Review: The Missing Link: Found

One of the fun things of being a member of this year’s TOS Homeschool Crew is being introduced to new resources!

TOS Crew

For example, I don’t remember hearing of Media Angels before. Since receiving The Missing Link: Found in my mailbox, I’ve heard good things about their Creation Science resources, which include:

– Media Angels Science (Creation Science, Creation Geology, Creation Anatomy, Creation Astronomy)
– Creation LapBook
– Literature Study Guides
– An Insider’s Guide to Successful Science Fair Projects
– Teaching Science and Having Fun!
– Virtual Field Trips
– Writing and Publishing
– and more, including more in the Truth Seekers Mystery Series (see below)

When you have a voracious reader like I have, you’re always on the lookout for a decent book. We have a lot of classic literature under our collective belt, and still that child is thirsting for more. I’m sorry to say she developed a taste for Nancy Drew at friends’ houses (though I confess, I had about eighty Nancy Drew books when I was her age, too… that was before I learned about twaddle versus brain candy).

I was happy to discover Max Elliot Anderson’s books. His Mountain Cabin Mystery was among the first modern books we read, targeted at 8-12 year olds, that espoused similar values to ours. (No boyfriend-girlfriend stuff, for one thing, as is found in most of what’s out there. Including Nancy Drew.)

Middlest has gone through all of the Black Stallion books, the Warriors series, Encyclopedia Brown, all the Nancy Drew we’d allow, Boxcar Children, Bobbsey Twins (do you realize how many were published???), several books by Louisa May Alcott, most of Jane Austen, The Shining Sword, The Happy Hollisters, and more books than I can mention.

When The Missing Link: Found arrived, I was glad to hear the author’s intent to provide fun, clean, exciting reading for youth. By “clean” I mean that parents are respected, not the stupidest people in the book, that young teens aren’t subjected to boyfriend-girlfriend relationships (it’s my opinion that 12yo children don’t need to be dating), no occult themes and, while exciting, without graphic violence. Missing Link meets these standards.

What’s more, this is the first book in a series written by a homeschooling mother-daughter team! The first book in the series, Missing Link was begun when Christina Gerwitz was a young teen, and wanted to write a mystery novel of her own.

I can relate to this. My voracious reader is embarking on the writing journey herself. After reading so many books, she’s got stories in her head, ready to spill out onto paper! I’ve read the beginnings of her mystery-adventure novel, and it pulled me in! I’m looking forward to reading more…

Anyhow, the Gerwitz mother-and-daughter team didn’t know anything about writing novels, but they learned.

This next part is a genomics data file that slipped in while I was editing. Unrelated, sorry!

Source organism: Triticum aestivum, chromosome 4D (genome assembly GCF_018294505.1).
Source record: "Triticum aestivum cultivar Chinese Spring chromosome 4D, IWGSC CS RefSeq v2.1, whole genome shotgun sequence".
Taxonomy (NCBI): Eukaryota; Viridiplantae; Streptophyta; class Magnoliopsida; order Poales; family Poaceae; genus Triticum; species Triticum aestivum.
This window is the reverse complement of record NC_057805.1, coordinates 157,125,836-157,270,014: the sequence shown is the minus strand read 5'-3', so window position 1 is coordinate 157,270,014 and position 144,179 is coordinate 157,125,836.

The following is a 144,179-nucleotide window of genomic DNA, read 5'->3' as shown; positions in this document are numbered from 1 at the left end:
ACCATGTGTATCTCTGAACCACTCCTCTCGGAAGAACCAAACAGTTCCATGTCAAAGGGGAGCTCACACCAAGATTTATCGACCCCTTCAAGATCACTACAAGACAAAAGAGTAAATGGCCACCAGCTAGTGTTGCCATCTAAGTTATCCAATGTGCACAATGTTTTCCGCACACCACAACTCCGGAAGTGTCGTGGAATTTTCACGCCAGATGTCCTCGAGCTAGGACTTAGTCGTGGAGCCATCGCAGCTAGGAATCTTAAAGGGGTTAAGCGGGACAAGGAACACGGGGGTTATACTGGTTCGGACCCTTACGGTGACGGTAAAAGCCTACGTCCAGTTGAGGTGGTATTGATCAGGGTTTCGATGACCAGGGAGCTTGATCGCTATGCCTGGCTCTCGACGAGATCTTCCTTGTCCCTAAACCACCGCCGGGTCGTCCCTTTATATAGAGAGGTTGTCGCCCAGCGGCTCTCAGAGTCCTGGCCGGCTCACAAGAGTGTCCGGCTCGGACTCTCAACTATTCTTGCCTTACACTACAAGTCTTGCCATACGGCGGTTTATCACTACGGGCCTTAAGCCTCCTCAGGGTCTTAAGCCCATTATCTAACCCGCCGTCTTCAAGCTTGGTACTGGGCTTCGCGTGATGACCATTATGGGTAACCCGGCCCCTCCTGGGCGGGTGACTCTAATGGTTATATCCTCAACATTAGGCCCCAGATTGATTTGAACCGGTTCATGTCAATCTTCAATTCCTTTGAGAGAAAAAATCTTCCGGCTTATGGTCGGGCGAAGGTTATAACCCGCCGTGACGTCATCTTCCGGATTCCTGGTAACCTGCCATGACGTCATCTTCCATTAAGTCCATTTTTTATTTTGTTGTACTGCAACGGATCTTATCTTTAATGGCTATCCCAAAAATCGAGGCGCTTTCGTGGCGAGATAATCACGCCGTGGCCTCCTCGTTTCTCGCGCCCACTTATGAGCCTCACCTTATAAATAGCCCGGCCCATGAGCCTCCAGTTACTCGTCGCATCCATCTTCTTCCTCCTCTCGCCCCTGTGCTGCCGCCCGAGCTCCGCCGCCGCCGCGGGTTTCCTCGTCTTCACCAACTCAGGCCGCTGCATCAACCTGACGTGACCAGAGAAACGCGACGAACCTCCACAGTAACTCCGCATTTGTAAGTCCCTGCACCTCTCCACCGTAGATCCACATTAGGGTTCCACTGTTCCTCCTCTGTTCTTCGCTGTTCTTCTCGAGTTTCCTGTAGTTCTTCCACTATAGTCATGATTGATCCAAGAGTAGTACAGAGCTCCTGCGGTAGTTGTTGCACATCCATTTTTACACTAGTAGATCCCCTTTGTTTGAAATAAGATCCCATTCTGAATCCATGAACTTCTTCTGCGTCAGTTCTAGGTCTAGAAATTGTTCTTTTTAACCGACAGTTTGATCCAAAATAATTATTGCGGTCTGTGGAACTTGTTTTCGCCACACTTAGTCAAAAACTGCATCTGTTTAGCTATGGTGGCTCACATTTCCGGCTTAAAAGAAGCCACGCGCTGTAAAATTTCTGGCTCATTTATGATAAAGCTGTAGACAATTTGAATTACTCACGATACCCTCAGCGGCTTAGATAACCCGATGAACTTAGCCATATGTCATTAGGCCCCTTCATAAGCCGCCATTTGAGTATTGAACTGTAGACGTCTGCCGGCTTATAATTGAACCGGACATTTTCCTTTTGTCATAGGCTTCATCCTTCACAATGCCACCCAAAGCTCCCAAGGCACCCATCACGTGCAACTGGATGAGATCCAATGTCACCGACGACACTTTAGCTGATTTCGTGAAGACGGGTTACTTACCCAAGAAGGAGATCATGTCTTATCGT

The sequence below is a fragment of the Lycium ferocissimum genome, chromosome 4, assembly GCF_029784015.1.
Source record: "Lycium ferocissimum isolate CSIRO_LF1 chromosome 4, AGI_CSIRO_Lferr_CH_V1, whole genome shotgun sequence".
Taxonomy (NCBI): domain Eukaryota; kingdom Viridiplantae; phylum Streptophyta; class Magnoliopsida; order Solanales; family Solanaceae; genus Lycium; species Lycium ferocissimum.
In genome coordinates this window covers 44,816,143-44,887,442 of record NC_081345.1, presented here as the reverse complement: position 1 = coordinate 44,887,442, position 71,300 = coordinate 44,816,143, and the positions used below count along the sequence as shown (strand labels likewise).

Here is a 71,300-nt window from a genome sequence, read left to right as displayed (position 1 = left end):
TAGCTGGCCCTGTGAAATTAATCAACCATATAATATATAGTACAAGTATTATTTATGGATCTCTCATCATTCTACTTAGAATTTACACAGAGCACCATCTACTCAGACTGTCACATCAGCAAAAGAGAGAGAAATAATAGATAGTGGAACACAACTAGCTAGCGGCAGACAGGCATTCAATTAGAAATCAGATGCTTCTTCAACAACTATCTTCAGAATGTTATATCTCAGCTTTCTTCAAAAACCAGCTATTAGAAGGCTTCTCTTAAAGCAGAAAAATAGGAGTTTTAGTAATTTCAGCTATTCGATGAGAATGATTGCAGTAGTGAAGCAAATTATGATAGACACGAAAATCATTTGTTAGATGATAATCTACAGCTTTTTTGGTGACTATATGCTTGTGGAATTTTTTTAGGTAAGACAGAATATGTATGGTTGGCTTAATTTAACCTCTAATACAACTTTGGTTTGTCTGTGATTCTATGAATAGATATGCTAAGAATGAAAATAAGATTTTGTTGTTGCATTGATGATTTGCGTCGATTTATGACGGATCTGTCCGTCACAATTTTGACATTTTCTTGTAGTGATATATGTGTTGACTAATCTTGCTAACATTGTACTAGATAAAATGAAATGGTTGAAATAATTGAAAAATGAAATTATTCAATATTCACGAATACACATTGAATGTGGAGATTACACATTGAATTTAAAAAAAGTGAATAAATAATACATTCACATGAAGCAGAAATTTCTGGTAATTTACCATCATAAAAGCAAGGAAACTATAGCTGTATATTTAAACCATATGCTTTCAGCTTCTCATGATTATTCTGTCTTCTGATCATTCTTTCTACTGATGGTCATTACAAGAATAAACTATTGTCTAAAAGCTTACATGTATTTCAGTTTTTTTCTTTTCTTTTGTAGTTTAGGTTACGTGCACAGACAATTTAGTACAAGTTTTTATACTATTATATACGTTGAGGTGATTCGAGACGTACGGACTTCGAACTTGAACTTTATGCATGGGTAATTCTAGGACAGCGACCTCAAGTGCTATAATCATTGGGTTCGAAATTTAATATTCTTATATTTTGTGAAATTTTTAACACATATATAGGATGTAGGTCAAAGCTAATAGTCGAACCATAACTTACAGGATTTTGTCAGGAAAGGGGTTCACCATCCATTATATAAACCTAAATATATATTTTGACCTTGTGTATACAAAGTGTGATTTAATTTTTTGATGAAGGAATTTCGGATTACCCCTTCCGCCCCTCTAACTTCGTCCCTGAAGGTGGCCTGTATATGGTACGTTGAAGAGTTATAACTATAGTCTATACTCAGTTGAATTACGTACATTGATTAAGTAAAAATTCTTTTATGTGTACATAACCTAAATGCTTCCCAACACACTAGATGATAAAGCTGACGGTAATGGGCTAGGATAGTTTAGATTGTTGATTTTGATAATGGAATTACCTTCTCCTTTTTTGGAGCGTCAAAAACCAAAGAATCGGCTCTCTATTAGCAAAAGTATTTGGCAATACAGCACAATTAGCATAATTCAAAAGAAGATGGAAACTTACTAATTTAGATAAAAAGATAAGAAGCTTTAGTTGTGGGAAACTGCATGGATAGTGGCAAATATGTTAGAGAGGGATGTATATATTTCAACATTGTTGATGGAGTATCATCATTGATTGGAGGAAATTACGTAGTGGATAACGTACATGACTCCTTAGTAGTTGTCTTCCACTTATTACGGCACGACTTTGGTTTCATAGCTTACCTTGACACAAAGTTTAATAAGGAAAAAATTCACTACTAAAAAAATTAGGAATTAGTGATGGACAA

The Missing Link: Found is not bad for a first effort. It’s packed with action and adventure, and pressing mysteries to be solved by the young heroes, a brother, sister, and their cousin. Some of the author’s youth and energy shines through in the cinematic scenes (think helicopter chase, explosions, gun battles, and a close encounter with alligators, just for a few). The story starts out with a homeschooling family on vacation, but soon the action focuses on the heroes, and a good thing, too! With so much happening, it’s good to keep a tight focus and not get distracted.

Lots of facts are thrown into the story, with a view to the debate between Evolution and Creation Science. Most of these facts are drawn right from major Creation Science sources, trimmed a bit so as not to slow down the story line, but recognizable by anyone who’s been to a seminar put on by Institute for Creation Research or Answers in Genesis.

There was one fuzzy statistic, regarding the number of teeth a shark loses in a lifetime, not really related to the Evolution debate. When we researched the “shark’s teeth” issue, because the book spurred an interest in the topic of sharks, we found varying information. This issue will be addressed by the author on the Media Angels website. There’s a discussion of carbon dating in the book, as well, that might be oversimplified for the sake of the young reader. There are also some typos, but since you’ll find these even in big-name publisher books, I won’t put a lot of emphasis on this.

As a whole, Missing Link: Found is entertaining reading for your voracious pre-teen bookworm. Right now the publisher is running a special for the month of November, all three books in the Truth Seekers Mystery Series for $22, about a $5 savings from the price of buying all three individually. I haven’t read the other two books, but middlest, when asked if she’s interested in reading the rest, gives an emphatic, YES!


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